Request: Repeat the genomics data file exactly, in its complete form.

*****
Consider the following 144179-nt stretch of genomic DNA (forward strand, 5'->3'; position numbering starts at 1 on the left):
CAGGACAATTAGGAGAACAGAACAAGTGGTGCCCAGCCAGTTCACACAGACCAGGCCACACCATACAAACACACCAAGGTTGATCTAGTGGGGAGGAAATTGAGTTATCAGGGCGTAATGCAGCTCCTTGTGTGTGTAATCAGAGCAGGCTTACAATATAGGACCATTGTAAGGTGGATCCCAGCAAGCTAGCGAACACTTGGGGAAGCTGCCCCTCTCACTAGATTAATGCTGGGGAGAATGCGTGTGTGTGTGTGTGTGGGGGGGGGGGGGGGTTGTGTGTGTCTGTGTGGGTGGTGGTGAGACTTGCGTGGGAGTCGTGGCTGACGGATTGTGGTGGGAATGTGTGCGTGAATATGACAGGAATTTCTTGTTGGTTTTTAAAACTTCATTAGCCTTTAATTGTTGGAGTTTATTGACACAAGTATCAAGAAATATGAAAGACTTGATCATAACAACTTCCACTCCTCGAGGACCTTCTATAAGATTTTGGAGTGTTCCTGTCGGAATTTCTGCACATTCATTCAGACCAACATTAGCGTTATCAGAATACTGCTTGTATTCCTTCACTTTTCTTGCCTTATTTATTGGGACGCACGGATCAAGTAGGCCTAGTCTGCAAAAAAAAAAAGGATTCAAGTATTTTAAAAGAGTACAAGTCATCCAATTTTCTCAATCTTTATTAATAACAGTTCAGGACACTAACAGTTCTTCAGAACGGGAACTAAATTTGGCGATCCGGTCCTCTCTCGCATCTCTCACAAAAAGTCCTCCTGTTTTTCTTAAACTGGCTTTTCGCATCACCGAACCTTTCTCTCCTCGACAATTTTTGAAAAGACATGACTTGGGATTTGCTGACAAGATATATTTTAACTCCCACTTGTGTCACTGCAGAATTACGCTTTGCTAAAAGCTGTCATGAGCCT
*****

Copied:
Consider the following 144179-nt stretch of genomic DNA (forward strand, 5'->3'; position numbering starts at 1 on the left):
CAGGACAATTAGGAGAACAGAACAAGTGGTGCCCAGCCAGTTCACACAGACCAGGCCACACCATACAAACACACCAAGGTTGATCTAGTGGGGAGGAAATTGAGTTATCAGGGCGTAATGCAGCTCCTTGTGTGTGTAATCAGAGCAGGCTTACAATATAGGACCATTGTAAGGTGGATCCCAGCAAGCTAGCGAACACTTGGGGAAGCTGCCCCTCTCACTAGATTAATGCTGGGGAGAATGCGTGTGTGTGTGTGTGTGGGGGGGGGGGGGGGTTGTGTGTGTCTGTGTGGGTGGTGGTGAGACTTGCGTGGGAGTCGTGGCTGACGGATTGTGGTGGGAATGTGTGCGTGAATATGACAGGAATTTCTTGTTGGTTTTTAAAACTTCATTAGCCTTTAATTGTTGGAGTTTATTGACACAAGTATCAAGAAATATGAAAGACTTGATCATAACAACTTCCACTCCTCGAGGACCTTCTATAAGATTTTGGAGTGTTCCTGTCGGAATTTCTGCACATTCATTCAGACCAACATTAGCGTTATCAGAATACTGCTTGTATTCCTTCACTTTTCTTGCCTTATTTATTGGGACGCACGGATCAAGTAGGCCTAGTCTGCAAAAAAAAAAAGGATTCAAGTATTTTAAAAGAGTACAAGTCATCCAATTTTCTCAATCTTTATTAATAACAGTTCAGGACACTAACAGTTCTTCAGAACGGGAACTAAATTTGGCGATCCGGTCCTCTCTCGCATCTCTCACAAAAAGTCCTCCTGTTTTTCTTAAACTGGCTTTTCGCATCACCGAACCTTTCTCTCCTCGACAATTTTTGAAAAGACATGACTTGGGATTTGCTGACAAGATATATTTTAACTCCCACTTGTGTCACTGCAGAATTACGCTTTGCTAAAAGCTGTCATGAGCCT